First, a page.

When I went away to college, I had no intention of going to graduate school. I was going to get a bachelor’s degree and then get a good job so that – using the vernacular of my youth – I would not have to worry about making ends meet for my family. Now, as a Phi Beta Kappa scholar, I might say that I was going to get a bachelor’s degree and then get a good job so that I could “make the most of life’s experiences.” I thought I knew why I was going to college but, unbeknownst to me, there was a different plan for me.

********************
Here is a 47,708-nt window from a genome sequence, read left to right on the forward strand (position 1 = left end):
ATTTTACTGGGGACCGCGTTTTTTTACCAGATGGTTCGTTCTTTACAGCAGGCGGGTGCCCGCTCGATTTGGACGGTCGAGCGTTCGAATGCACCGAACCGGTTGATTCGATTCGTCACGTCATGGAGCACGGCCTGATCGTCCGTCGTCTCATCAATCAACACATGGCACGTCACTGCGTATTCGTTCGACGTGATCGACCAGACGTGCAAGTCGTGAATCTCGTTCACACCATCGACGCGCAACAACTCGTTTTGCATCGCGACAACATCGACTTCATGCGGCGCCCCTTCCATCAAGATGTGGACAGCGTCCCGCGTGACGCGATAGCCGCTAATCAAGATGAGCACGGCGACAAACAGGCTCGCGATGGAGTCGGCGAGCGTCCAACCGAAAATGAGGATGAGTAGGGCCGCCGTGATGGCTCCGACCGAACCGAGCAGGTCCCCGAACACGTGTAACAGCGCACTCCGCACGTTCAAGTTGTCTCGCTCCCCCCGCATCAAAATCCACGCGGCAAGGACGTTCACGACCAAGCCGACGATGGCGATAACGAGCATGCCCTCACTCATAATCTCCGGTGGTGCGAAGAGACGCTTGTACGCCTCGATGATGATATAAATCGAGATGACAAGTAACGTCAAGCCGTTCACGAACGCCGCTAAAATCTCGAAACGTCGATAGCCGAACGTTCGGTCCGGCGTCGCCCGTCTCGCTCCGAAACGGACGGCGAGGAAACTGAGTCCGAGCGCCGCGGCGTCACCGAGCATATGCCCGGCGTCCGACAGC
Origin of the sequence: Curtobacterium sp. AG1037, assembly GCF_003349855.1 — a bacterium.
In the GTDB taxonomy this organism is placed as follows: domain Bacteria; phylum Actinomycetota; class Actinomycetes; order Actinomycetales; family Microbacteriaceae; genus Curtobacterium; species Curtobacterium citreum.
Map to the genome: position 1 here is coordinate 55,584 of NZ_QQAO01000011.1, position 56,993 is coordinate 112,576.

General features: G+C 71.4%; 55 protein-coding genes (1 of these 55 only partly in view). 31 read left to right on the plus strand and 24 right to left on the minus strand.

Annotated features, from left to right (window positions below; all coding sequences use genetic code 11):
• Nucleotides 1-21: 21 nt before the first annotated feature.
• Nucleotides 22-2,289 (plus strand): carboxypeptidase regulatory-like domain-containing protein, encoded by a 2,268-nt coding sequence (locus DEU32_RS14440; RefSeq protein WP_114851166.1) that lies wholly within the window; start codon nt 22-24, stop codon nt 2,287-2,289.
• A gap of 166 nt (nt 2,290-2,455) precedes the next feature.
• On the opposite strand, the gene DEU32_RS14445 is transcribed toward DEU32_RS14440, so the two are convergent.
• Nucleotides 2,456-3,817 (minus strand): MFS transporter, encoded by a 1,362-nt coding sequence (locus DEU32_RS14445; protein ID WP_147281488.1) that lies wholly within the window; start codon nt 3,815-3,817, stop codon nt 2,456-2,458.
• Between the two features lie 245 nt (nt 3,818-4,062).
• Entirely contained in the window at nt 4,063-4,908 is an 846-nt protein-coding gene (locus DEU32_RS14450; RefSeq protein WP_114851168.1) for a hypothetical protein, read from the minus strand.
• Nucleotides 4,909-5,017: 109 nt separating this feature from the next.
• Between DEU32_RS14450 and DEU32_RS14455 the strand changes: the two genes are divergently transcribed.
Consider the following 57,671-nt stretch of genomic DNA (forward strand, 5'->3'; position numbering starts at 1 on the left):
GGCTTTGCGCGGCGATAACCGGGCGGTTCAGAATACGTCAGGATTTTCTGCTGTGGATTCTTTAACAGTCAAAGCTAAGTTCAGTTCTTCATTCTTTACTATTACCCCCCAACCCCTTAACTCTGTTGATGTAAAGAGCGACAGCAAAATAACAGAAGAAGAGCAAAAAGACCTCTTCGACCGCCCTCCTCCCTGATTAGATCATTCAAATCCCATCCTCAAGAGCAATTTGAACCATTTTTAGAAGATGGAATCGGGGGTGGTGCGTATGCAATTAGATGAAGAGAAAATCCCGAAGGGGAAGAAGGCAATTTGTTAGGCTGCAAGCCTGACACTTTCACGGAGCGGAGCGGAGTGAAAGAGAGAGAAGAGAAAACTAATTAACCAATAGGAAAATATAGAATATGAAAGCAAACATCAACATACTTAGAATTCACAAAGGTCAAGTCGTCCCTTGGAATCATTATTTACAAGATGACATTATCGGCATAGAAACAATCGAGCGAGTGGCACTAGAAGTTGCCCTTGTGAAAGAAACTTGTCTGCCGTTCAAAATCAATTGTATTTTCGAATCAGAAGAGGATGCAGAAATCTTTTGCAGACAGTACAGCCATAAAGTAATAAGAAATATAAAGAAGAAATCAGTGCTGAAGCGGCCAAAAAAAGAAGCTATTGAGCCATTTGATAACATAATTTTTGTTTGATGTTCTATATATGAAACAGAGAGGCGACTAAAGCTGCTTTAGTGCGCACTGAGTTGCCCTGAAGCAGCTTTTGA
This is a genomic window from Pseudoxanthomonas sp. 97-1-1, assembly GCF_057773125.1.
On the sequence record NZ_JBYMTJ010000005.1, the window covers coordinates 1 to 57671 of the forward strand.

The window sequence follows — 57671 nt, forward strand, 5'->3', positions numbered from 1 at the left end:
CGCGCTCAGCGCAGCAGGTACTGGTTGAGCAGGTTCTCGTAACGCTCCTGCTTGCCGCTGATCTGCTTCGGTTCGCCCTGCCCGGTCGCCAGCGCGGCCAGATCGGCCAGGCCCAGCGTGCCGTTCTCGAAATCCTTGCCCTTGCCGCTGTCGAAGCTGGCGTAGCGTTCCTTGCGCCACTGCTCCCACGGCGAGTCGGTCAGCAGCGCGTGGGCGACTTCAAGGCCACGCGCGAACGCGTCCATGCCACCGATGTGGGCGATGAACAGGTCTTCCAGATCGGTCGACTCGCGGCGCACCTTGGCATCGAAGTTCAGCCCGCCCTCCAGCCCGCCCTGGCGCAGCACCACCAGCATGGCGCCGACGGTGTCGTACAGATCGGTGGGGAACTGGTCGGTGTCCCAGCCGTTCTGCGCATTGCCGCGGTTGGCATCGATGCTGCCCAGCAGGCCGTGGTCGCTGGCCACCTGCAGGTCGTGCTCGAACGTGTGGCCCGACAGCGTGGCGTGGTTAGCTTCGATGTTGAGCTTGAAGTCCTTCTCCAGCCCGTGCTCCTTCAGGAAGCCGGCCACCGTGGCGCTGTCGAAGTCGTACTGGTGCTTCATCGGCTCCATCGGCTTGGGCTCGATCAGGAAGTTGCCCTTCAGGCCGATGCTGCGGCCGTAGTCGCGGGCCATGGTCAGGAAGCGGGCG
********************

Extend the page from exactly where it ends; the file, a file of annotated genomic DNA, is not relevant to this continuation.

The toughest professor of my freshman year in college said to me one day after she had berated me for using my hands too much during a speech, that I had to apply to a scholarship program “because (I) was smart”. I was deathly afraid of this professor and simply said, “Yes ma’am.” She then went on to say that if I were accepted into the program, it would pay the cost of attendance at the college and provide me with a stipend. All I had to do in return was to keep my grades up, do research both during the academic year and over the summers, and get a PhD in the sciences. I didn’t know anything about “research” and goodness knows, I was clueless about what a “PhD in the sciences” meant. However, I did know that I needed the money. So I interviewed, got the scholarship, and did what was required of me to excel.